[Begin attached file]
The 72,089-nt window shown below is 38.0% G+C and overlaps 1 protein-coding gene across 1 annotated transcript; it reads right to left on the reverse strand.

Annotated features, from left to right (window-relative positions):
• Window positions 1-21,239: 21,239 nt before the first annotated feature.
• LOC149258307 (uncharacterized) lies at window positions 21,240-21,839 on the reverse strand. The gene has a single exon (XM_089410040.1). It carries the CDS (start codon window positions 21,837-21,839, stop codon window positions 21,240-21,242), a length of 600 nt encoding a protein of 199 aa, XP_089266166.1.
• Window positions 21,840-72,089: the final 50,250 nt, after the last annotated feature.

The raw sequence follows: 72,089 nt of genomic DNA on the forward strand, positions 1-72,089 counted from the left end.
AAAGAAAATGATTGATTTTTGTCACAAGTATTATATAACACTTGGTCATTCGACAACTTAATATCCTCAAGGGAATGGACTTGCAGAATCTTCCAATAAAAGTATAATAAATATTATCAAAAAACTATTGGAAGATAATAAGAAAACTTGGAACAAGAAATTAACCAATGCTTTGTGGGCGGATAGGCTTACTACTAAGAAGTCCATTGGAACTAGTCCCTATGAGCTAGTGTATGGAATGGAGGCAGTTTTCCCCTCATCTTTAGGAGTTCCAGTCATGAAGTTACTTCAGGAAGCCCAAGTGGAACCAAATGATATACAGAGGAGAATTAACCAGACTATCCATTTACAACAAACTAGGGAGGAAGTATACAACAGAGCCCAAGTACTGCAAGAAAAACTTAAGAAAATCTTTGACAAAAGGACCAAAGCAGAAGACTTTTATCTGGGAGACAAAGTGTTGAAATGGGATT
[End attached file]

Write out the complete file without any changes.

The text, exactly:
The 72,089-nt window shown below is 38.0% G+C and overlaps 1 protein-coding gene across 1 annotated transcript; it reads right to left on the reverse strand.

Annotated features, from left to right (window-relative positions):
• Window positions 1-21,239: 21,239 nt before the first annotated feature.
• LOC149258307 (uncharacterized) lies at window positions 21,240-21,839 on the reverse strand. The gene has a single exon (XM_089410040.1). It carries the CDS (start codon window positions 21,837-21,839, stop codon window positions 21,240-21,242), a length of 600 nt encoding a protein of 199 aa, XP_089266166.1.
• Window positions 21,840-72,089: the final 50,250 nt, after the last annotated feature.

The raw sequence follows: 72,089 nt of genomic DNA on the forward strand, positions 1-72,089 counted from the left end.
AAAGAAAATGATTGATTTTTGTCACAAGTATTATATAACACTTGGTCATTCGACAACTTAATATCCTCAAGGGAATGGACTTGCAGAATCTTCCAATAAAAGTATAATAAATATTATCAAAAAACTATTGGAAGATAATAAGAAAACTTGGAACAAGAAATTAACCAATGCTTTGTGGGCGGATAGGCTTACTACTAAGAAGTCCATTGGAACTAGTCCCTATGAGCTAGTGTATGGAATGGAGGCAGTTTTCCCCTCATCTTTAGGAGTTCCAGTCATGAAGTTACTTCAGGAAGCCCAAGTGGAACCAAATGATATACAGAGGAGAATTAACCAGACTATCCATTTACAACAAACTAGGGAGGAAGTATACAACAGAGCCCAAGTACTGCAAGAAAAACTTAAGAAAATCTTTGACAAAAGGACCAAAGCAGAAGACTTTTATCTGGGAGACAAAGTGTTGAAATGGGATT